The Transition to IoT
A survey conducted by Infor concluded 69% of manufacturers anticipate the Internet of Things will impact their business in the next three years. Andrew Kinder, VP of industry and solutions, explains the results
The transition to the age of the Internet of Things (IoT) is well underway for global manufacturers, according to the findings of a recent survey by Infor.
In fact, 10% of manufacturers claim they already have an established IoT project underway, with 22% either running a pilot or planning a project within the next 12 months. Well over one third at 38%, claim to be investigating its potential.
The research, which polled manufacturers across 12 different countries, including North America, UK, Germany, France, Italy, China and India, also reveals that IoT is the single biggest business priority for one in ten manufacturers across the world right now, with 28% putting it in their top three.
The benefits of IoT are well documented, with new revenue opportunities based on the monetisation of information billed as one of the most exciting. However, it seems that at 55% of respondents, the majority of the manufacturers polled as part of the research view cost savings from greater operational efficiencies as the greatest opportunity associated with the initiative, with a third envisaging competitive advantage through additional revenue from new services.
Specific benefits, according to the research, are likely to come through productivity, which topped the list according to 20%, followed by better insight and decision-making at 15%; greater utilisation of equipment and machinery, also at 15%; new services at 11%; and new revenue streams at 13%.
However, a lack of ownership is impeding adoption with respondents citing a total of nine different functions as the primary drivers of IoT. These span a range of roles from the executive team (31%) and IT (28%), to marketing (5%); manufacturing operations (13%) and facilities (6% ). When asked about challenges to IoT implementation, respondents pointed to a lack of skills, unclear benefits and cost as the primary culprits.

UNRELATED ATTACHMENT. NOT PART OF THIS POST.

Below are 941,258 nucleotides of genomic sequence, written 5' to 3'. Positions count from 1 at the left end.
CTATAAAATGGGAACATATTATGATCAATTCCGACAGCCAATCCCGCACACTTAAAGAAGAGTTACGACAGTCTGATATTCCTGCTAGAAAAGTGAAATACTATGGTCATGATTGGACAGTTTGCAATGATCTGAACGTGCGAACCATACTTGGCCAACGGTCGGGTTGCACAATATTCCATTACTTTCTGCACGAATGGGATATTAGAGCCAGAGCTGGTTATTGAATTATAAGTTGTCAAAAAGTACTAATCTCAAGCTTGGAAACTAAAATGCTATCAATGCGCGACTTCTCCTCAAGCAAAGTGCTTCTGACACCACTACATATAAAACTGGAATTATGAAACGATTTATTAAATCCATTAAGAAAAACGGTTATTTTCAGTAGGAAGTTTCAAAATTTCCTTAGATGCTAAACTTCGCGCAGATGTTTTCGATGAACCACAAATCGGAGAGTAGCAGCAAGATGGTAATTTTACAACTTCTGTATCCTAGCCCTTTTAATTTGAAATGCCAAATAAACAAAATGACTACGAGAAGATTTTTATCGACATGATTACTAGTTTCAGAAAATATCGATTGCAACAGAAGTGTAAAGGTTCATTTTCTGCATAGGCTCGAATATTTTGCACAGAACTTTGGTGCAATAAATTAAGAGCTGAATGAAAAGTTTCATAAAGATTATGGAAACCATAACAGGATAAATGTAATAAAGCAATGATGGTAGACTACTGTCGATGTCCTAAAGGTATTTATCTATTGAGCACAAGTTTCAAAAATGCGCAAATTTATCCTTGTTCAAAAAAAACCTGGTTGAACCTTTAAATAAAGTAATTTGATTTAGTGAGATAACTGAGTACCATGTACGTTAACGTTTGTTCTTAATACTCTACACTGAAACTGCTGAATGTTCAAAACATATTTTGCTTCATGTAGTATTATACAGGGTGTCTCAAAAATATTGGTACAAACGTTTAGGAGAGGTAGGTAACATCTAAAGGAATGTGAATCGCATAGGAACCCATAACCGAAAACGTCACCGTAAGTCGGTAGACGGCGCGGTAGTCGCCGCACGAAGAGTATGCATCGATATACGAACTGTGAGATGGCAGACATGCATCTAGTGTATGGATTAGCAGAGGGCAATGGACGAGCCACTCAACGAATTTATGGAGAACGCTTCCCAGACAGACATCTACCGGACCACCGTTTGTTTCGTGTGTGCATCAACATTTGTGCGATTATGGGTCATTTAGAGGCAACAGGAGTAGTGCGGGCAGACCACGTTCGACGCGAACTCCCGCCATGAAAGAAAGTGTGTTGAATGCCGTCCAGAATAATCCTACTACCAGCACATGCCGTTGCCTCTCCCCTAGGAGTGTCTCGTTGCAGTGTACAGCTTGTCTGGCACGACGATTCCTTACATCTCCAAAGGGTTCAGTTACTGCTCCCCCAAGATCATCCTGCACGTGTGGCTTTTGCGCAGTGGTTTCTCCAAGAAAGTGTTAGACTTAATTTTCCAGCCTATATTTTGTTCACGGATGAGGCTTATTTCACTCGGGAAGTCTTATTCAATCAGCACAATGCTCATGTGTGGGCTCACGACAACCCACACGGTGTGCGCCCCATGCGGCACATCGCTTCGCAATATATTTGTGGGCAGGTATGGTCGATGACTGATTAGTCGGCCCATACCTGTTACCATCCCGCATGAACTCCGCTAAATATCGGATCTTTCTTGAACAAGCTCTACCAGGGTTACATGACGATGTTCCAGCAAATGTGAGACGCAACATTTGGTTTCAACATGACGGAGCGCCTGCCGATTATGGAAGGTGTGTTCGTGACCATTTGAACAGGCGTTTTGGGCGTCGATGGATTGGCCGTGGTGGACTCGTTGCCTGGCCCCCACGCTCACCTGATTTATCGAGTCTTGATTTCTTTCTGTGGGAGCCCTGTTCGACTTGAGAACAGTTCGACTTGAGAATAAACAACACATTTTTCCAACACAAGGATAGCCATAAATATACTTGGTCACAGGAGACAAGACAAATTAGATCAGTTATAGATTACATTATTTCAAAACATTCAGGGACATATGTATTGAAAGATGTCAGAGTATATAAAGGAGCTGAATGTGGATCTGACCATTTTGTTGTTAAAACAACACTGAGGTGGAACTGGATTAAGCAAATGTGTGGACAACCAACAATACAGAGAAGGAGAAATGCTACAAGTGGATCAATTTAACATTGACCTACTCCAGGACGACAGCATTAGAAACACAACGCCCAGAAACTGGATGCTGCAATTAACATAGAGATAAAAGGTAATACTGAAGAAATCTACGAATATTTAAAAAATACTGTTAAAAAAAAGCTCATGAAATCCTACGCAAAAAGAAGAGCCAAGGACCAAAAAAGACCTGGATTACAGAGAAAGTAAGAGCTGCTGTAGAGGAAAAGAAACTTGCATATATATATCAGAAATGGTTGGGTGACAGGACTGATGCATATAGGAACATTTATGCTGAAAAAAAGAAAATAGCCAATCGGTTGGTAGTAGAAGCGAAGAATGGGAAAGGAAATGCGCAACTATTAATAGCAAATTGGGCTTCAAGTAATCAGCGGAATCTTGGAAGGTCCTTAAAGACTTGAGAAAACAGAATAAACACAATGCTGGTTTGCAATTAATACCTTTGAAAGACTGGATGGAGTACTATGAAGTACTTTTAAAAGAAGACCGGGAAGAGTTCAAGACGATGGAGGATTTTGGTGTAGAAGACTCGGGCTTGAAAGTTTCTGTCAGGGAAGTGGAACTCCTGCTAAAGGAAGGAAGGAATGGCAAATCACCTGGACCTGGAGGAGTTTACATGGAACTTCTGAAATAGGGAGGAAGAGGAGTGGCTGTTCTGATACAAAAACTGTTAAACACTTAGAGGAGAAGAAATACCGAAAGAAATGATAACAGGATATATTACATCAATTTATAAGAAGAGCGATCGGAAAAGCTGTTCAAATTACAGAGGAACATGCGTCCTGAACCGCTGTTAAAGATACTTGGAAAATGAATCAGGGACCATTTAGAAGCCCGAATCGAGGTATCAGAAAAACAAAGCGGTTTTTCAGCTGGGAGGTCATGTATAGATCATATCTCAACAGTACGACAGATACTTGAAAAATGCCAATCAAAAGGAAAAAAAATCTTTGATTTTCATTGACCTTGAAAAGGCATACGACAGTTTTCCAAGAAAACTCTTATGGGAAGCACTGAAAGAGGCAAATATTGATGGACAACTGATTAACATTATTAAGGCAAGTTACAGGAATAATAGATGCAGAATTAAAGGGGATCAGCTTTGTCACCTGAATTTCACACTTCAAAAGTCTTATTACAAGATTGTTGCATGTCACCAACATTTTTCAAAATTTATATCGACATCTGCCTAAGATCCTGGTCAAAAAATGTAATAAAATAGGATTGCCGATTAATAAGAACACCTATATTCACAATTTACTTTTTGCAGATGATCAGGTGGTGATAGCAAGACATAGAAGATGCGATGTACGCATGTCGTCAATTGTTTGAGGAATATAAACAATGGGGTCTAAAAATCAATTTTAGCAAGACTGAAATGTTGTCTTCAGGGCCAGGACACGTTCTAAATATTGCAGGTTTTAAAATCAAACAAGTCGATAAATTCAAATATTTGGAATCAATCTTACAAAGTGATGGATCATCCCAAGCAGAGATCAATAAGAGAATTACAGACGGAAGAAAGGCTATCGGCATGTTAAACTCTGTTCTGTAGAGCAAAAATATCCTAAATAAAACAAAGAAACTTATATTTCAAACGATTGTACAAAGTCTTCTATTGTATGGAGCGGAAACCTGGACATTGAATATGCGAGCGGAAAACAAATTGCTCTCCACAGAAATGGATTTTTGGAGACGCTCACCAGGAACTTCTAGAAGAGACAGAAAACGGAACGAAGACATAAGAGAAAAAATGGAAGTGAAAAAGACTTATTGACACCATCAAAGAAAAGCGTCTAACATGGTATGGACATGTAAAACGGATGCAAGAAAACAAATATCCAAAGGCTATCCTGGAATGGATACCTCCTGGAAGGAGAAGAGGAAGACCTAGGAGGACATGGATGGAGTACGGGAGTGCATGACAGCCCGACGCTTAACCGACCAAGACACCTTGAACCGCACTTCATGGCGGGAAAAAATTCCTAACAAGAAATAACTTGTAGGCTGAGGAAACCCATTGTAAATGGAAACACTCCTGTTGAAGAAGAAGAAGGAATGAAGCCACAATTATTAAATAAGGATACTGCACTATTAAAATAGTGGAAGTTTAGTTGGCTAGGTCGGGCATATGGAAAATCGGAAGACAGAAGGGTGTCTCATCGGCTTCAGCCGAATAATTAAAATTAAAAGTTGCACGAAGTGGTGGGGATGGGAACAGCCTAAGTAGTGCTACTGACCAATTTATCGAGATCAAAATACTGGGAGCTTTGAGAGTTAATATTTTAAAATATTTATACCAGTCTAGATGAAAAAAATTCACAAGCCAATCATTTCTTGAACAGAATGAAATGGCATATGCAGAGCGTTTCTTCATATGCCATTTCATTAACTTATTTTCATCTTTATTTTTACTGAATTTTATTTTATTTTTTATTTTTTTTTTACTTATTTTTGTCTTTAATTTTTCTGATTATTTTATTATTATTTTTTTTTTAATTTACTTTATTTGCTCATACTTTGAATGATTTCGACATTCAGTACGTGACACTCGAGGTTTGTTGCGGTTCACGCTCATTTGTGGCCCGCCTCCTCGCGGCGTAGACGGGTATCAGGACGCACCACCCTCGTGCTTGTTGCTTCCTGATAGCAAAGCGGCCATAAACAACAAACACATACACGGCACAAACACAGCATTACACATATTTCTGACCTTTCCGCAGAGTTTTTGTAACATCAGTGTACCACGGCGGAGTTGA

Manufacturers, challenged by the constant need to improve productivity, see the competitive advantage available to them through exploiting IoT technologies. This research confirms that over half of manufacturers recognise the potential and are either piloting projects or actively investigating use-cases.
We expect more of these pilot projects to evolve into production-ready deployments over the next 18 months – which should send a warning message to the 43% of respondents who have yet to recognise the value.
But with only 10% claiming complete readiness – there is clearly an untapped opportunity ahead for companies with the right vision. Our advice would be to look at the device data you are already collecting – most plant equipment is already instrumented – and ask what questions could you answer if only you could collect it, apply analytics and distribute the insight quickly to the right decision maker? Even better, who outside your organisation would want to purchase the information only you can provide? Then have this conversation with your technology provider – the pieces are all available to turn it into a reality.